The largest deposit of rare earths known in Europe to date has been discovered in northern Sweden. They are needed for wind turbines or electric cars. But what are rare earths? And when can they be dismantled?
It has something of a gold rush atmosphere. Although, it should actually be called rare earth mood: A Swedish mining company claims to have discovered the largest known deposit of rare earths in Europe. The deposit near a large iron ore mine in Kiruna contains more than a million tons of rare earth oxides, as the state-owned company LKAB announced on Thursday before the EU Commission visited the region.
This amount would be enough to cover much of the future EU demand for the production of permanent magnets, which are needed for electric motors in e-vehicles and wind turbines, among others.
Rare earths are needed for electric cars and wind turbines
“This is good news, not only for LKAB, the region and the Swedish people, but also for Europe and the climate,” said CEO Jan Moström. The deposit could become an important building block for the production of important raw materials that are crucial for the green transition.
By far the largest part of the global production volume comes from China. That could now change with the find in Sweden.
All important questions and answers about the discovery of Kiruna:
What are rare earths?
A total of 17 elements are among the rare earths. The properties of the individual metals differ. The 17 elements are summarized under the collective term because they often occur together. Each and every one of these metals has properties that make it valuable for industry. Some are irreplaceable.
What are the rare earths used for?
Europium, for example, is used for television screens, cerium for polishing glass, and lanthanum for catalytic converters in petrol engines. Magnets for off-shore wind turbines are made from neodymium and dysprosium. Rare earths can also be found in drones, hard drives, electric motors, telescope lenses, rockets or fighter planes.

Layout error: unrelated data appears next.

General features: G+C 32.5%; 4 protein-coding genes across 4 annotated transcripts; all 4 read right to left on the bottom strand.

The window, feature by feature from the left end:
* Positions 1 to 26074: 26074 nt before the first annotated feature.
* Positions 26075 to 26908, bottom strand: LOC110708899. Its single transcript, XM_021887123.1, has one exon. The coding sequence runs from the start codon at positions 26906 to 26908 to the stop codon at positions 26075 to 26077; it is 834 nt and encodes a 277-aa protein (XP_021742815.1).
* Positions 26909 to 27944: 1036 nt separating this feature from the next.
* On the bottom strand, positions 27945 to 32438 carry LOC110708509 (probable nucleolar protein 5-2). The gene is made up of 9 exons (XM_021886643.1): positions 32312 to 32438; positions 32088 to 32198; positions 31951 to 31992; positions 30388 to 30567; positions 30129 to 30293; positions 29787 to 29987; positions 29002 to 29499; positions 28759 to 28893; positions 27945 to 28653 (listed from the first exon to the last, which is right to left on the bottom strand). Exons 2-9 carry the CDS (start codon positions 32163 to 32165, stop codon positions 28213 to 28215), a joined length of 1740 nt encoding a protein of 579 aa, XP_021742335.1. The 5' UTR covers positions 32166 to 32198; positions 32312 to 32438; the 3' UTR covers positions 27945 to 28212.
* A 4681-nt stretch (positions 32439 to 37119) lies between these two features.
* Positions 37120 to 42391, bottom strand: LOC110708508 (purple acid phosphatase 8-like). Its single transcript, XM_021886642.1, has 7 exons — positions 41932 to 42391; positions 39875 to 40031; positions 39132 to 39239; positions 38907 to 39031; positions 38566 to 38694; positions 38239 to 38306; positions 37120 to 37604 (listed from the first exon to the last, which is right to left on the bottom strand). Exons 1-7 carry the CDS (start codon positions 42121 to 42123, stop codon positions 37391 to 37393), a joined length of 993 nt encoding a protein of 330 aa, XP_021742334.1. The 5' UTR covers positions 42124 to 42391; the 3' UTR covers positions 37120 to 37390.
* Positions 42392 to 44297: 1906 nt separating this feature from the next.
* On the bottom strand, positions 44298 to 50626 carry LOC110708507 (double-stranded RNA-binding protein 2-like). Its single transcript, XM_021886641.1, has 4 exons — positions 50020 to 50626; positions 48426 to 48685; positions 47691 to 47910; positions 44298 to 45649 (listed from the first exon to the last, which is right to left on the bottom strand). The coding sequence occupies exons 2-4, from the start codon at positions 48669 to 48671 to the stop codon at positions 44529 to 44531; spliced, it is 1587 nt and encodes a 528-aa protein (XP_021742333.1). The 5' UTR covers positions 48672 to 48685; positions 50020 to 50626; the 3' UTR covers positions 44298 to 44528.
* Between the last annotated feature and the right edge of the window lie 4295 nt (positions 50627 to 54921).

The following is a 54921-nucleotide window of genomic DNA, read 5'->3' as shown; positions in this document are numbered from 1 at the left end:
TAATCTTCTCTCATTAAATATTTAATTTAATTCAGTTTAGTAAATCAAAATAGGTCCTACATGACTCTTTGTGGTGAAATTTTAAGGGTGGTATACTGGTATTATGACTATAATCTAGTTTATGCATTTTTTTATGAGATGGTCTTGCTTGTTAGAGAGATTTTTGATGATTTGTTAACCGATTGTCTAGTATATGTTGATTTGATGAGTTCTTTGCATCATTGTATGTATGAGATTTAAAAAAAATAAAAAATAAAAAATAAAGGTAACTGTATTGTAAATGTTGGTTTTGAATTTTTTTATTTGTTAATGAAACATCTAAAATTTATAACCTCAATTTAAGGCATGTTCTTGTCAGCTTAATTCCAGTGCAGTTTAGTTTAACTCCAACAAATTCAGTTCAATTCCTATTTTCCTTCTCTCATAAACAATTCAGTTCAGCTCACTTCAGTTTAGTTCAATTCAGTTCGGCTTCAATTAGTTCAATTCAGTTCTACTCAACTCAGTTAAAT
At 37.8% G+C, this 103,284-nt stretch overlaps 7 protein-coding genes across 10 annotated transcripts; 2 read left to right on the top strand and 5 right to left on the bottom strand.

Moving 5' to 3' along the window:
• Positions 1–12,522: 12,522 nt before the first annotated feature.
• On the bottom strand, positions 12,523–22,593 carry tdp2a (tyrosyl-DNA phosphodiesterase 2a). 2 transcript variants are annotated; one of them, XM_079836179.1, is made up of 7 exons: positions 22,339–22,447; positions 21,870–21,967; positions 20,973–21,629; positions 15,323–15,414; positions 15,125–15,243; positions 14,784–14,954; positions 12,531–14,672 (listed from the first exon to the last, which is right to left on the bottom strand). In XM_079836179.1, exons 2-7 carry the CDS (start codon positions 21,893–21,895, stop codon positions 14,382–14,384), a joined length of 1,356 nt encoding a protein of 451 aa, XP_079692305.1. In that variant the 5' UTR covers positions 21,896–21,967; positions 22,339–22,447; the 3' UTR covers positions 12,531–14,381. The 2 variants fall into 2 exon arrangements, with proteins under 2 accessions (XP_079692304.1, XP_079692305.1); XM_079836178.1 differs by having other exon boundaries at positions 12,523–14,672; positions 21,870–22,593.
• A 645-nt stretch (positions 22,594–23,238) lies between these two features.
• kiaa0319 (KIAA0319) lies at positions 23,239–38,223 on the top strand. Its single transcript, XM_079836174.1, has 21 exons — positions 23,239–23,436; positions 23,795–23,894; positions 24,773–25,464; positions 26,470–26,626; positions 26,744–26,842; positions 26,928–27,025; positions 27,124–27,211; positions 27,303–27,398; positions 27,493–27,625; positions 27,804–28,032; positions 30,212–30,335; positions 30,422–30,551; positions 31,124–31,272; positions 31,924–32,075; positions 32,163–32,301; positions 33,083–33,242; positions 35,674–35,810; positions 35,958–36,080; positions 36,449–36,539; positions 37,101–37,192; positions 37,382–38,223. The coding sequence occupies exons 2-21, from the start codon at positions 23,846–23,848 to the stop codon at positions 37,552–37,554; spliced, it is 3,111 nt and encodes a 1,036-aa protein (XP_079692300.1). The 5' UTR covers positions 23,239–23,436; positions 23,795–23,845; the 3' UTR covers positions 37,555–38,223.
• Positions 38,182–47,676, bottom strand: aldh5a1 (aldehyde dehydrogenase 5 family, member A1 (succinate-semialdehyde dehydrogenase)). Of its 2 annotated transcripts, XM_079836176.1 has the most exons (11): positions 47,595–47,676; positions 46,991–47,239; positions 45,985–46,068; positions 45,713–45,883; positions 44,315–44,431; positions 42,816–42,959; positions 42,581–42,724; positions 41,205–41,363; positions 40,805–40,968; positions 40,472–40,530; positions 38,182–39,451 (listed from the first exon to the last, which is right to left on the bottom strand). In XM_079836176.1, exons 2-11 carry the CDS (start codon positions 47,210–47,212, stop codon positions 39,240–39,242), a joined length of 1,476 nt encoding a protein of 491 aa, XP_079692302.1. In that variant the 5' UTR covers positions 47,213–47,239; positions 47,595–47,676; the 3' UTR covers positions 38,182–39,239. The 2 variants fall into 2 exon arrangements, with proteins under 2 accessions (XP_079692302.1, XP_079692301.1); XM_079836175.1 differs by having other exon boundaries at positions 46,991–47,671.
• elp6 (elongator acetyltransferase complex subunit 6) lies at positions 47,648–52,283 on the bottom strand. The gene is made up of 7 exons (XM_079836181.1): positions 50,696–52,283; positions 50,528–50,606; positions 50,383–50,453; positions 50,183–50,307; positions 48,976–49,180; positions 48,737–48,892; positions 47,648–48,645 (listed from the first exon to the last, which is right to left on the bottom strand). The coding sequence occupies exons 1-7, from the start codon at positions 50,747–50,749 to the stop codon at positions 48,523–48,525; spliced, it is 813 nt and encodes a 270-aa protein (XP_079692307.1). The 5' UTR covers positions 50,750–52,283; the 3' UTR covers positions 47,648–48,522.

They are also needed for the production of smartphones and electric cars, for example for batteries and magnets, but also for light bulbs.
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Are they really rare?
no In principle, most rare earths occur comparatively frequently in the earth’s crust, and there are also large deposits in Germany in northern Saxony. Before announcing the discovery of the estimated 1 million tonne deposit in Sweden, global reserves were estimated at 120 million tonnes, more than a third of them in China.
Researchers are also assuming that there are other deposits that are not yet known. The decisive question, however, is whether the extraction is economically worthwhile – because the effort and the follow-up costs for the environment are high.
What makes production so difficult?
Rare earths are usually found in compounds in ore strata. Extracting the rare earths in the purest possible form from the mined ore is problematic. This often requires chemical processes using acids. The processes are complex and have numerous side effects: radioactive isotopes and toxic waste water are produced; the areas around the production areas often resemble lunar landscapes. According to experts, the promotion of rare earths in Germany is not possible for environmental reasons.
Who is currently the world market leader?
China dominates the world market, while there is currently no mining of rare earth elements in Europe. European countries are therefore dependent on imports for the production of e-cars and wind turbines.
China has large reserves of its own, but its leading role is above all “the result of a long-term industrial policy,” says Jane Nakano, a researcher at the International Center for Strategic Studies (CSIS) in Washington. Beijing has maintained a large network for refining raw materials over the years through massive government investment, which is why many producers of rare earths now export them to China.
Another important point is a “delayed regulation of the raw materials industry,” says Nakano. Beijing also bought its dominance of rare earths with the high environmental costs of its own production.
How dependent are we on China for rare earths?
According to a 2020 Commission report, the EU got 98 percent of its rare earth needs from China at the time. At the same time, this means that Europe would have a huge problem if China were to throttle or even stop supplies for political or strategic reasons. In addition, demand in the course of electrification is likely to continue to rise sharply. “The demand for rare earths, which are used in permanent magnets, for example for electric vehicles, digital technologies or wind generators, could increase tenfold by 2050,” says the Commission paper.
When will mining start in Sweden?
However, according to LKAB, the road to possible mining of the metals in Kiruna is long. The first step is to apply for approval before the end of this year. In view of other permitting processes in the industry, it is likely to take at least 10 to 15 years before mining can actually begin and raw materials can be brought to market.
Mostrom said it could take “several years” to explore the deposit and the conditions to mine it “profitably and sustainably.”
Jane Stock is a technology author, who has written for 24 Hours World. She writes about the latest in technology news and trends, and is always on the lookout for new and innovative ways to improve his audience’s experience.